What Is Forex Trading?

Posted By Robert On Sunday, March 13th, 2016 With 0 Comments

Forex is not a new household cleaning product. Forex or FX is simply short for foreign exchange, but refers more specifically to currency trading.

This is exchanging dollars for pounds, or euros for yen and so on. It has one thing in common with a household cleaning product, though – if you are not careful you can get cleaned out in a hurry trading currencies.

The currency exchange markets are the largest, most volatile and among the most risky forms of trade in the world. Amounts exchanged are large, magnifying small price changes, and the total daily volume is in the range of two trillion dollars. Yes, that’s ‘trillion’… a two followed by twelve zeros!

There are dozens of markets, with the largest centered in New York, London and Tokyo. Although, ‘centered’ is slightly misleading, since there’s no physical exchange that trades currency – unlike the New York or London Stock Exchanges for equities (stocks).

Instead, the playground primarily of large institutions – international banks, insurance companies and governments via their central banks – currency exchange is carried out by phone and via computer networks, formerly all private or government but now including the Internet.

And that latter means of communication, along with changes in trading methods, is what makes possible the opportunity for the individual investor with less than a few million dollars to participate in the fast-paced, highly speculative game of trading one country’s money for another’s.

In order to play that game without getting immediately run over, the investor will need to learn some new terminology, do some research in new areas, find a broker who trades currency and stock up on some courage pills. Enormous sums are traded in forex and only commodities trading offers similar ease in feeling dumb and getting poor fast.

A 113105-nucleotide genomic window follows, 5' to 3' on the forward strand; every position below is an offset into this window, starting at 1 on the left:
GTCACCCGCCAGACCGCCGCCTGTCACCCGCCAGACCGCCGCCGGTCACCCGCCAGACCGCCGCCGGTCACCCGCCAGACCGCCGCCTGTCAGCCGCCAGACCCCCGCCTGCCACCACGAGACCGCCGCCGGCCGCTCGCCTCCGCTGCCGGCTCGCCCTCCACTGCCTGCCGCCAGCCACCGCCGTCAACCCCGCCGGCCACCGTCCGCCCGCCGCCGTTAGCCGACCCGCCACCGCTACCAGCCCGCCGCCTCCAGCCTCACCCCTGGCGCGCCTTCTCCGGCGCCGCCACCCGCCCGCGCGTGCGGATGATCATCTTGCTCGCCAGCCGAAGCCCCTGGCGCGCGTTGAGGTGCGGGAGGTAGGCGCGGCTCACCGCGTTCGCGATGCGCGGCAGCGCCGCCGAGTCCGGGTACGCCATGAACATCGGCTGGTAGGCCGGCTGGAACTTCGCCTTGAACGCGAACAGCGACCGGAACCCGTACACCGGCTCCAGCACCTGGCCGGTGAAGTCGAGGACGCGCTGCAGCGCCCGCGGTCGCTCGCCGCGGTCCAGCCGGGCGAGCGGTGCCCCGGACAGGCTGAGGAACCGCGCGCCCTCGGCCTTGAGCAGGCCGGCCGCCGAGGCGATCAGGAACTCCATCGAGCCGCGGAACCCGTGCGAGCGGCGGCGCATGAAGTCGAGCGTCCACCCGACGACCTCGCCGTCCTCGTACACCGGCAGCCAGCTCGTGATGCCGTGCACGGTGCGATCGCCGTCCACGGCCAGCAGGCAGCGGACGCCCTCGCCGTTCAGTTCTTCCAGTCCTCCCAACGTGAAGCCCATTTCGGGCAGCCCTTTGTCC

But losing money isn’t inevitable for the prepared investor.

An investor will need to become familiar with new phrases and quoting methods – pips, spreads, cable and the like. Calculations formerly carried out with ease will now need a little more thought. Everyone is used to their own currency and seeing a $10 stock go up by a dollar one immediately sees a 10% gain. Trading currencies requires a little more knowledge.

The prepared investor will need to expand the scope of his research. Finding out the likely future of a home-based business is complicated, but straight forward. Conditions in one or two sectors and a few economic indicators can be grasped without requiring a PhD in finance. Learning about the factors influencing the currencies of two or more countries is an order of magnitude more difficult.

And more interesting.

Fast pace, global scope, large liquidity and volume, and a dozen different ways to hedge your bets. Yeah, that sounds good. Gotta get some of that right away!

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